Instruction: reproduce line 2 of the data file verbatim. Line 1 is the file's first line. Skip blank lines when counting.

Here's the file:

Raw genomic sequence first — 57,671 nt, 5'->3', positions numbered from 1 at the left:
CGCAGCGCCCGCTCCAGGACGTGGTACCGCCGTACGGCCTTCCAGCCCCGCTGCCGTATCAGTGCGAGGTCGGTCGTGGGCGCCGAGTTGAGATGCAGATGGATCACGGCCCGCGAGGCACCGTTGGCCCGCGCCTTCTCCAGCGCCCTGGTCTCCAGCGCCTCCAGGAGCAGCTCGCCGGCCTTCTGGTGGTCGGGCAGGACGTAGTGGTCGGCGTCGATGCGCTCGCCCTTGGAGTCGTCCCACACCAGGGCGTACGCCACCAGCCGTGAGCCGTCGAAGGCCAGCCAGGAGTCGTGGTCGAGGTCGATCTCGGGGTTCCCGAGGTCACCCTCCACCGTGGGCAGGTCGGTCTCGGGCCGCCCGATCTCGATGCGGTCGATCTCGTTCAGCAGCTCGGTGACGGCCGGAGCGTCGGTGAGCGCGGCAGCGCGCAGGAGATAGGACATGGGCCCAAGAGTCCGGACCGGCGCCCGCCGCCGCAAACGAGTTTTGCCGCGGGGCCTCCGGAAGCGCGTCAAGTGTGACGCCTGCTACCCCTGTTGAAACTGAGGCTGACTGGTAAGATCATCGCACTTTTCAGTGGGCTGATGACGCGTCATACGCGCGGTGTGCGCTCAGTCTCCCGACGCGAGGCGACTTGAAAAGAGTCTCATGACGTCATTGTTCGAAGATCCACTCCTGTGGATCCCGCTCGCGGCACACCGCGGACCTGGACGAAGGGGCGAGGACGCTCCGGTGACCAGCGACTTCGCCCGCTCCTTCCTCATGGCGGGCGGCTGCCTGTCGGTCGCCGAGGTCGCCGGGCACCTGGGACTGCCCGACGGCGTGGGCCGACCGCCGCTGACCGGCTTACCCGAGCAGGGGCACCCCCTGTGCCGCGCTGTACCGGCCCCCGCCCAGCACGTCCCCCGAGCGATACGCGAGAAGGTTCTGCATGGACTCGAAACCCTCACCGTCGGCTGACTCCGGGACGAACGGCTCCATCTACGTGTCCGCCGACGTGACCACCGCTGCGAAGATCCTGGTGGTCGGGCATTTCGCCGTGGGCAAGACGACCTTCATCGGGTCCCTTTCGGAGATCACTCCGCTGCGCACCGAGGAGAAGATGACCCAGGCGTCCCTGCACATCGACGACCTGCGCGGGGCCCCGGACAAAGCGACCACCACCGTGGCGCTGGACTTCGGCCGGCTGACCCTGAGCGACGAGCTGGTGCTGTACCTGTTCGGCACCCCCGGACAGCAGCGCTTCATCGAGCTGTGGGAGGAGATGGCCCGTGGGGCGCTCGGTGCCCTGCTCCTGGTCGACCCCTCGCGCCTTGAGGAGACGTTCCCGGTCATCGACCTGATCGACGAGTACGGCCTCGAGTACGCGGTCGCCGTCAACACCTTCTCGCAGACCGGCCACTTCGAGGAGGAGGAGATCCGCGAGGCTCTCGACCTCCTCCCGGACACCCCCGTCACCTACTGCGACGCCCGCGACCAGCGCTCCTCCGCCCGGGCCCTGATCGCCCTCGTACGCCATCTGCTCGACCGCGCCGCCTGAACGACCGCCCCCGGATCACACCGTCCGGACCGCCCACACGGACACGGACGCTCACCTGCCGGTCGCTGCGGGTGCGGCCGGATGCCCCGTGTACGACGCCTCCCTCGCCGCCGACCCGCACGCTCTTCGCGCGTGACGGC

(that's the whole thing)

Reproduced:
CGCAGCGCCCGCTCCAGGACGTGGTACCGCCGTACGGCCTTCCAGCCCCGCTGCCGTATCAGTGCGAGGTCGGTCGTGGGCGCCGAGTTGAGATGCAGATGGATCACGGCCCGCGAGGCACCGTTGGCCCGCGCCTTCTCCAGCGCCCTGGTCTCCAGCGCCTCCAGGAGCAGCTCGCCGGCCTTCTGGTGGTCGGGCAGGACGTAGTGGTCGGCGTCGATGCGCTCGCCCTTGGAGTCGTCCCACACCAGGGCGTACGCCACCAGCCGTGAGCCGTCGAAGGCCAGCCAGGAGTCGTGGTCGAGGTCGATCTCGGGGTTCCCGAGGTCACCCTCCACCGTGGGCAGGTCGGTCTCGGGCCGCCCGATCTCGATGCGGTCGATCTCGTTCAGCAGCTCGGTGACGGCCGGAGCGTCGGTGAGCGCGGCAGCGCGCAGGAGATAGGACATGGGCCCAAGAGTCCGGACCGGCGCCCGCCGCCGCAAACGAGTTTTGCCGCGGGGCCTCCGGAAGCGCGTCAAGTGTGACGCCTGCTACCCCTGTTGAAACTGAGGCTGACTGGTAAGATCATCGCACTTTTCAGTGGGCTGATGACGCGTCATACGCGCGGTGTGCGCTCAGTCTCCCGACGCGAGGCGACTTGAAAAGAGTCTCATGACGTCATTGTTCGAAGATCCACTCCTGTGGATCCCGCTCGCGGCACACCGCGGACCTGGACGAAGGGGCGAGGACGCTCCGGTGACCAGCGACTTCGCCCGCTCCTTCCTCATGGCGGGCGGCTGCCTGTCGGTCGCCGAGGTCGCCGGGCACCTGGGACTGCCCGACGGCGTGGGCCGACCGCCGCTGACCGGCTTACCCGAGCAGGGGCACCCCCTGTGCCGCGCTGTACCGGCCCCCGCCCAGCACGTCCCCCGAGCGATACGCGAGAAGGTTCTGCATGGACTCGAAACCCTCACCGTCGGCTGACTCCGGGACGAACGGCTCCATCTACGTGTCCGCCGACGTGACCACCGCTGCGAAGATCCTGGTGGTCGGGCATTTCGCCGTGGGCAAGACGACCTTCATCGGGTCCCTTTCGGAGATCACTCCGCTGCGCACCGAGGAGAAGATGACCCAGGCGTCCCTGCACATCGACGACCTGCGCGGGGCCCCGGACAAAGCGACCACCACCGTGGCGCTGGACTTCGGCCGGCTGACCCTGAGCGACGAGCTGGTGCTGTACCTGTTCGGCACCCCCGGACAGCAGCGCTTCATCGAGCTGTGGGAGGAGATGGCCCGTGGGGCGCTCGGTGCCCTGCTCCTGGTCGACCCCTCGCGCCTTGAGGAGACGTTCCCGGTCATCGACCTGATCGACGAGTACGGCCTCGAGTACGCGGTCGCCGTCAACACCTTCTCGCAGACCGGCCACTTCGAGGAGGAGGAGATCCGCGAGGCTCTCGACCTCCTCCCGGACACCCCCGTCACCTACTGCGACGCCCGCGACCAGCGCTCCTCCGCCCGGGCCCTGATCGCCCTCGTACGCCATCTGCTCGACCGCGCCGCCTGAACGACCGCCCCCGGATCACACCGTCCGGACCGCCCACACGGACACGGACGCTCACCTGCCGGTCGCTGCGGGTGCGGCCGGATGCCCCGTGTACGACGCCTCCCTCGCCGCCGACCCGCACGCTCTTCGCGCGTGACGGC